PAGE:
Four Spanish teenagers have just proved that you don't need millions of dollars of sophisticated equipment to capture stunning images of our planet from space - Some perseverance, combined with a little imagination, a helium-filled balloon and an $80 USD digital camera, will also get the job done.
The main objective of Meteotek08 was, to make a weather probe from scratch and then launch it and see if they could collect some weather data and capture images from space. The bigger challenge however, was to see if the team could track it, so that it could be retrieved, once it came back to Earth.
Working under the supervision of their teacher, Jordi Fanals Oriol, the four worked on the project in their spare time during the school year and even during the summer holidays. After an entire year of building and testing the probe, the team was ready to launch it in February of 2009.
Attached to a 1,500 lbs helium balloon, filled only partially with air, the weather probe, complete with sensor equipment and a Nikon digital camera, finally lifted off at 9.10 am, on February 22nd 2009.
The four waited with abated breath as their entire year's effort floated away in the atmosphere. In order to get any meaningful results, the team knew that the balloon would have to rise to an altitude of at least 10,000 to 30,0000 ft.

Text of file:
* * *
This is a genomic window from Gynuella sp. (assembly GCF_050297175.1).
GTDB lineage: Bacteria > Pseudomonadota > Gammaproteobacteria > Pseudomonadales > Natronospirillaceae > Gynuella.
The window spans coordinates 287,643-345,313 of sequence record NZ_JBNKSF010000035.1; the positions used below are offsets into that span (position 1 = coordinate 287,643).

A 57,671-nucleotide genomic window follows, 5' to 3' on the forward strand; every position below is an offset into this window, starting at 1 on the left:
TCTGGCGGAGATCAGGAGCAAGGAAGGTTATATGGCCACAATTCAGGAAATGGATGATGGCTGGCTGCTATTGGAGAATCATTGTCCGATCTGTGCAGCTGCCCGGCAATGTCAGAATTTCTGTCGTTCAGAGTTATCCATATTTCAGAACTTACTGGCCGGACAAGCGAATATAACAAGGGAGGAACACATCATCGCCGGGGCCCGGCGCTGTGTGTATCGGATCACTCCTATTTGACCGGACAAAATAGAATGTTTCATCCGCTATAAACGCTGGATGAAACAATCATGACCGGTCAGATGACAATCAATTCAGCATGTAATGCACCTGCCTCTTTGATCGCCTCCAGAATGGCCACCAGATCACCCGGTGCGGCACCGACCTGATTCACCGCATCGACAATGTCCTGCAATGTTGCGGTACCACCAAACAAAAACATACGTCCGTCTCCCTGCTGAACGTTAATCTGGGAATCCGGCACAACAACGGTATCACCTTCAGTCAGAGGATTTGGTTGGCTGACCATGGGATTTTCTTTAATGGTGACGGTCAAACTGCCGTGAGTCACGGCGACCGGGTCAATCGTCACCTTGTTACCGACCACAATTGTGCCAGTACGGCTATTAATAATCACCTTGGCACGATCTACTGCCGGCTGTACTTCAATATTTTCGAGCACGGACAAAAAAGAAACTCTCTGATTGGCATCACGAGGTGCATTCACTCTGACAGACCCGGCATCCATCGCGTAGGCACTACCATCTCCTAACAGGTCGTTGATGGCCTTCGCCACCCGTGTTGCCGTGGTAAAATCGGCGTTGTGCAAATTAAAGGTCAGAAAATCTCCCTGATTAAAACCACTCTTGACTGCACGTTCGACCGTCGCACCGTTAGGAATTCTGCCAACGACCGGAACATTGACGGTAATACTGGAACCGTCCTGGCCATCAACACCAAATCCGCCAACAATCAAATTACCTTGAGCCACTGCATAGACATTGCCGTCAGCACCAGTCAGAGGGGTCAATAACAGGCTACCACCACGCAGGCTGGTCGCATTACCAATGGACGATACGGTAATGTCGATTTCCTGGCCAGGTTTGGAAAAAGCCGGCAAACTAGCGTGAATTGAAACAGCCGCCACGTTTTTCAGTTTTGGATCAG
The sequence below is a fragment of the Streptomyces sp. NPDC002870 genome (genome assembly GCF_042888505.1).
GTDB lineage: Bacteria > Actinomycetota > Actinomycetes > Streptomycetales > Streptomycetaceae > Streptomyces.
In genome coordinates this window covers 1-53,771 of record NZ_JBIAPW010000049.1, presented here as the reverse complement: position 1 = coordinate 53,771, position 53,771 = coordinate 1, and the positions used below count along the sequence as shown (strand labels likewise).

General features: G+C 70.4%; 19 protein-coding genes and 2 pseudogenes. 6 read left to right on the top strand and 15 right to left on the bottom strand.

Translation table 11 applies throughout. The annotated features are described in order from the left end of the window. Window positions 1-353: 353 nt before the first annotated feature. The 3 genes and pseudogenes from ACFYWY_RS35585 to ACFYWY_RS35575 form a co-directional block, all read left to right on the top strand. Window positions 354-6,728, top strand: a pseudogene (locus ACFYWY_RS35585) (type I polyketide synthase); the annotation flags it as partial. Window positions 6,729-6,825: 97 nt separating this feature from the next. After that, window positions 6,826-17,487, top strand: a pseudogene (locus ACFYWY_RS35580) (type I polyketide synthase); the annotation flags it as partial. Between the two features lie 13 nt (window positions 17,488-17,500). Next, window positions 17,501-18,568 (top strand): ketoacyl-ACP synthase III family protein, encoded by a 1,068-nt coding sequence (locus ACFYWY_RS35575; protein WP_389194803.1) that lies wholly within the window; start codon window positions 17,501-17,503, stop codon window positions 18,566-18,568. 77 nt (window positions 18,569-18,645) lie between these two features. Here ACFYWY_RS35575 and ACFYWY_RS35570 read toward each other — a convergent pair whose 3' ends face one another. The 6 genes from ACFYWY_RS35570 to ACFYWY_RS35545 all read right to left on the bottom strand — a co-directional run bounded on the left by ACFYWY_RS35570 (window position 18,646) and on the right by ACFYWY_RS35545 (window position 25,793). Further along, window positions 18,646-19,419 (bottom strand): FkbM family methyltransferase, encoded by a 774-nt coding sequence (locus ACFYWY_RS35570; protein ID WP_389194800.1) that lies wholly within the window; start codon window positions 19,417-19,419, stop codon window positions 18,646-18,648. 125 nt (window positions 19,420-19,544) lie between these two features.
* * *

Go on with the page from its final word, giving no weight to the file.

To their delight, everything worked like clockwork! The helium balloon reached heights of up to 100,000 ft, before finally losing its inflation and returning to Earth. The best part was that through the entire process, the probe withstood all the changes in atmospheric pressure, and their sensor equipment never failed, enabling them to track the progress of the probe until it landed back on Earth - about 10km away from where it had been launched.
The students, who are thrilled at their success, said it was a great learning experience, and definitely worth all the effort. To read in detail how they went about creating the probe check out their blog http://teslabs.com/meteotek08/. In order to be able to read it, you will have to translate the blog to English, using the translation tool from Google - unless of course you can read Catalan, the local Spanish language.
Sources: Meteotek08, Telegraph.co.uk, Dailymail.co.uk